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Comparison of Bird Communities in Primary vs. Young Secondary Tropical Montane Cloud Forest in Guatemala

Comparison of Bird Communities in Primary vs. Young Secondary Tropical Montane Cloud Forest in... Cloud forests in central Guatemala are fragmented and decreasing in area due to slash-and-burn agricultural activities. We studied bird species composition, abundance, guild composition, and site tenacity of a 102 ha plot located in a cloud forest region of the Sierra Yalijux in Guatemala, half of which was primary forest and half young secondary forest (<7-years-old). Of the 100 species present 14 were restricted to the Endemic Bird Area ‘Northern Central American highlands’ (i.e. 66% of a total of 21 endemics). Five of the 100 analysed species, including one of the restricted-range species (Troglodytes rufociliatus), had a significantly different abundance in primary and secondary forests. Theoretical analysis suggests that seven species out of a community comprised of 141 bird species are already extirpated and only three out of the 14 present restricted-range species might survive the current state of deforestation. Insectivores were the dominant guild on the plot in terms of numbers of species, followed by omnivores, frugivores and granivores. However, in terms of individuals, omnivores made up nearly half of the bird individuals in primary forest, but declined by 44% in secondary forest, whereas granivores more than doubled in this habitat type. Numbers of species per guild were not significantly different between habitats, while numbers of individuals per guild were significantly different. In general, individuals per species are significantly different in the two habitats. Results suggest that most of the species that are currently surviving in the remnant forests of the Sierra Yalijux might be fairly well adapted to a range of forest conditions, but that populations of a number of restricted-range species might be small. Even generalists species like the Common Bush Tanager (Chlorospingus ophthalmicus) are less abundant in secondary vegetation than in primary forest of the study plot. http://www.deepdyve.com/assets/images/DeepDyve-Logo-lg.png Biodiversity and Conservation Springer Journals

Comparison of Bird Communities in Primary vs. Young Secondary Tropical Montane Cloud Forest in Guatemala

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References (86)

Publisher
Springer Journals
Copyright
Copyright © 2006 by Springer
Subject
Life Sciences; Evolutionary Biology; Tree Biology; Plant Sciences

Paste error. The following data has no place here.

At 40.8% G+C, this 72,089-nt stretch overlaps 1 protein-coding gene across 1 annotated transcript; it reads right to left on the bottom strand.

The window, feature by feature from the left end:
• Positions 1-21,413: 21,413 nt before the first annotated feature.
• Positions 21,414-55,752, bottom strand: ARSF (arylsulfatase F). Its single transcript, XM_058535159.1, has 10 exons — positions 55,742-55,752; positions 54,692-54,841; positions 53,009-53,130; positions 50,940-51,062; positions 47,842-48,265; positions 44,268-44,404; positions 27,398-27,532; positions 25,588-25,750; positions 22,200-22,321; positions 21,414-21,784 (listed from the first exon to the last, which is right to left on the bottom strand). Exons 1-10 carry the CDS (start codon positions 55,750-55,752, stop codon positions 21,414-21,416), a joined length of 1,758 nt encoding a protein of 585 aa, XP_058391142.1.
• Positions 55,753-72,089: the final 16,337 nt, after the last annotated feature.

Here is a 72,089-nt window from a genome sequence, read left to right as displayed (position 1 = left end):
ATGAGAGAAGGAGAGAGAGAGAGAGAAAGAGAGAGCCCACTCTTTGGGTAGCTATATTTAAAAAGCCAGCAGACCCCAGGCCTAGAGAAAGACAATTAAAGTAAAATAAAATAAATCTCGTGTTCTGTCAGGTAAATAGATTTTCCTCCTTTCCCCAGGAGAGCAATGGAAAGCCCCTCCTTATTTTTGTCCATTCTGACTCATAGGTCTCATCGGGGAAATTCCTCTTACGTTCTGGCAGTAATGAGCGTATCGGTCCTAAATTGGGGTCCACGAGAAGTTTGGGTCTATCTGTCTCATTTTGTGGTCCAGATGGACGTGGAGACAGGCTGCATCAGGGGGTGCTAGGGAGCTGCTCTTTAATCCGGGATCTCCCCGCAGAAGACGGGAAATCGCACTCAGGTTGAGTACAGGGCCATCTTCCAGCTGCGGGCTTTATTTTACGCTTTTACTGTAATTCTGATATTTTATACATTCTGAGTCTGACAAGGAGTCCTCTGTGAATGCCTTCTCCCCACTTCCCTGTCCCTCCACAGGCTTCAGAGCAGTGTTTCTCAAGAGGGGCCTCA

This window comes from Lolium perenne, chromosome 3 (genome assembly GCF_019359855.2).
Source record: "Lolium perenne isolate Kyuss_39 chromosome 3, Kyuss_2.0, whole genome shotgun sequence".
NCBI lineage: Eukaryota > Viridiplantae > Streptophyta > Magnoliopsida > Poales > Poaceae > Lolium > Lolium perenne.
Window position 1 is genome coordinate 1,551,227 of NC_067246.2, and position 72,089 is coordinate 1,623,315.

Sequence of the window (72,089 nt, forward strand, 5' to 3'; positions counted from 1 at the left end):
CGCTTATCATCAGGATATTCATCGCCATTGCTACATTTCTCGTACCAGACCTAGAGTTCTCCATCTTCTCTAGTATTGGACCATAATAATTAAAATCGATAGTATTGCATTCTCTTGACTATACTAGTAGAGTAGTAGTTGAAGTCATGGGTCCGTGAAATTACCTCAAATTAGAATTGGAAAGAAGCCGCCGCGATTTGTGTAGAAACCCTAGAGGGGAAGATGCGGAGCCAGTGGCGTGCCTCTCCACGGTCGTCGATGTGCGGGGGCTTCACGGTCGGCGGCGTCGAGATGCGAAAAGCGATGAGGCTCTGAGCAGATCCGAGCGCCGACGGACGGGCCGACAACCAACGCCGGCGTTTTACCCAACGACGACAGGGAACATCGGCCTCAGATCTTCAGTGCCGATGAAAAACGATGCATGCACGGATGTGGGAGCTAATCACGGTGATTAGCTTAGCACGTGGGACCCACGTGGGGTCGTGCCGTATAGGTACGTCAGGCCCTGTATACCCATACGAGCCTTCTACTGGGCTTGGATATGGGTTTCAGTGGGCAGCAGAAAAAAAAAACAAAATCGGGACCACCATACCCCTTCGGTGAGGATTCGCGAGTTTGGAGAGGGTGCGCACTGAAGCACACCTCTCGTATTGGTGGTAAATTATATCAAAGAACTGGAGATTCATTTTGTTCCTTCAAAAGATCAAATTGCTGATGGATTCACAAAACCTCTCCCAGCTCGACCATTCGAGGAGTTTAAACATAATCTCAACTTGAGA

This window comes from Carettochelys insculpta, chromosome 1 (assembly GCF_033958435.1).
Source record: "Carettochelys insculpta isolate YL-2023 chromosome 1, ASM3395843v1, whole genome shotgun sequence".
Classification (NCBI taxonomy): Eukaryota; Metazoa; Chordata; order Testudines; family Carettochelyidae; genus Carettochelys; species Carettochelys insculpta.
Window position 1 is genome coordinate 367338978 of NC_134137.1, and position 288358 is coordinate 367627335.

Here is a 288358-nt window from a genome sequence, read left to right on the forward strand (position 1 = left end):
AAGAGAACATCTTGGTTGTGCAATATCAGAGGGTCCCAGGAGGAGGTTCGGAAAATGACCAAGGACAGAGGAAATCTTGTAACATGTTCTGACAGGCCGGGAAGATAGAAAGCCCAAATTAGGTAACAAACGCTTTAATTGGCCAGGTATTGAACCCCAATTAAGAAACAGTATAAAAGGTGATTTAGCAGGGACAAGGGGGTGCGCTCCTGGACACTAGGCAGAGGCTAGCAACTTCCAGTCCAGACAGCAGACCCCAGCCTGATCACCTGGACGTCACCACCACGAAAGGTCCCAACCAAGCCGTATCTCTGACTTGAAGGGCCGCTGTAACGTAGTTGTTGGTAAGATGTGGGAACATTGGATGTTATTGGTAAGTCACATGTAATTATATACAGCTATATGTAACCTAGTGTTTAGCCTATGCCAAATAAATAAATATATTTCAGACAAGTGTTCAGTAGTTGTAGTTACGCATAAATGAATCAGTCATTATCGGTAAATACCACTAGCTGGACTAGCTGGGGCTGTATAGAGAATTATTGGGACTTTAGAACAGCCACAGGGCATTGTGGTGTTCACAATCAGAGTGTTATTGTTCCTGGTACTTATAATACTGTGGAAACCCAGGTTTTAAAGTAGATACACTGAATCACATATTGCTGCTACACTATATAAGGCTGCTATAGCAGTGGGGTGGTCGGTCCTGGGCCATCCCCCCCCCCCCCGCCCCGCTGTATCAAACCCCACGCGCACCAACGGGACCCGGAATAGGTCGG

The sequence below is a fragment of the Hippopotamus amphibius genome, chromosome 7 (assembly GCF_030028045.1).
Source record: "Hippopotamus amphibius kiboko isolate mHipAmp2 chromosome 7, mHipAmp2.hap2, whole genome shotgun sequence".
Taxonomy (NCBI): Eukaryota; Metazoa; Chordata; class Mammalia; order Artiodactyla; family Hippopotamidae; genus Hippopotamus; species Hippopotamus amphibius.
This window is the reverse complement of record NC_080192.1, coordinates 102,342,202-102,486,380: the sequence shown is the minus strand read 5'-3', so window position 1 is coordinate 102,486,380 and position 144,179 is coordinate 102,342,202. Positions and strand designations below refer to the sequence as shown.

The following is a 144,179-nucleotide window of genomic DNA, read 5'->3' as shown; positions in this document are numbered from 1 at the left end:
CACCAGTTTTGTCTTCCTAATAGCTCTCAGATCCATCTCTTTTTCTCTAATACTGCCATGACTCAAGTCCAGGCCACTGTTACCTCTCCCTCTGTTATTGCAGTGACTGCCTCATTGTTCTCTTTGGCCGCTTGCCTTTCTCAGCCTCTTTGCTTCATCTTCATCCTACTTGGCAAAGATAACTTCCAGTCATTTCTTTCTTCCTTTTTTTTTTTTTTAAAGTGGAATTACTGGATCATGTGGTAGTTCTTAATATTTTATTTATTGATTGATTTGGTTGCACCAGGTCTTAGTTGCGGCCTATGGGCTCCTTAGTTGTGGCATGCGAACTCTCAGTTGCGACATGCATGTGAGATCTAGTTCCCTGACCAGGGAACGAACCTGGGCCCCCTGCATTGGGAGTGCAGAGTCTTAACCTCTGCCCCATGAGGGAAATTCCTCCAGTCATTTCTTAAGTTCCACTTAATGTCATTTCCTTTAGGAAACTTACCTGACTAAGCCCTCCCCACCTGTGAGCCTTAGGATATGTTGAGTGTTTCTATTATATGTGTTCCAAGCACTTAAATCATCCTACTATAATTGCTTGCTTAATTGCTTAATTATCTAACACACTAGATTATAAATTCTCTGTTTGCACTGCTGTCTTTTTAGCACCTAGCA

ISSN
0960-3115
eISSN
1572-9710
DOI
10.1007/s10531-005-2930-6
Publisher site
See Article on Publisher Site

Abstract

Cloud forests in central Guatemala are fragmented and decreasing in area due to slash-and-burn agricultural activities. We studied bird species composition, abundance, guild composition, and site tenacity of a 102 ha plot located in a cloud forest region of the Sierra Yalijux in Guatemala, half of which was primary forest and half young secondary forest (<7-years-old). Of the 100 species present 14 were restricted to the Endemic Bird Area ‘Northern Central American highlands’ (i.e. 66% of a total of 21 endemics). Five of the 100 analysed species, including one of the restricted-range species (Troglodytes rufociliatus), had a significantly different abundance in primary and secondary forests. Theoretical analysis suggests that seven species out of a community comprised of 141 bird species are already extirpated and only three out of the 14 present restricted-range species might survive the current state of deforestation. Insectivores were the dominant guild on the plot in terms of numbers of species, followed by omnivores, frugivores and granivores. However, in terms of individuals, omnivores made up nearly half of the bird individuals in primary forest, but declined by 44% in secondary forest, whereas granivores more than doubled in this habitat type. Numbers of species per guild were not significantly different between habitats, while numbers of individuals per guild were significantly different. In general, individuals per species are significantly different in the two habitats. Results suggest that most of the species that are currently surviving in the remnant forests of the Sierra Yalijux might be fairly well adapted to a range of forest conditions, but that populations of a number of restricted-range species might be small. Even generalists species like the Common Bush Tanager (Chlorospingus ophthalmicus) are less abundant in secondary vegetation than in primary forest of the study plot.

Journal

Biodiversity and ConservationSpringer Journals

Published: Mar 1, 2005

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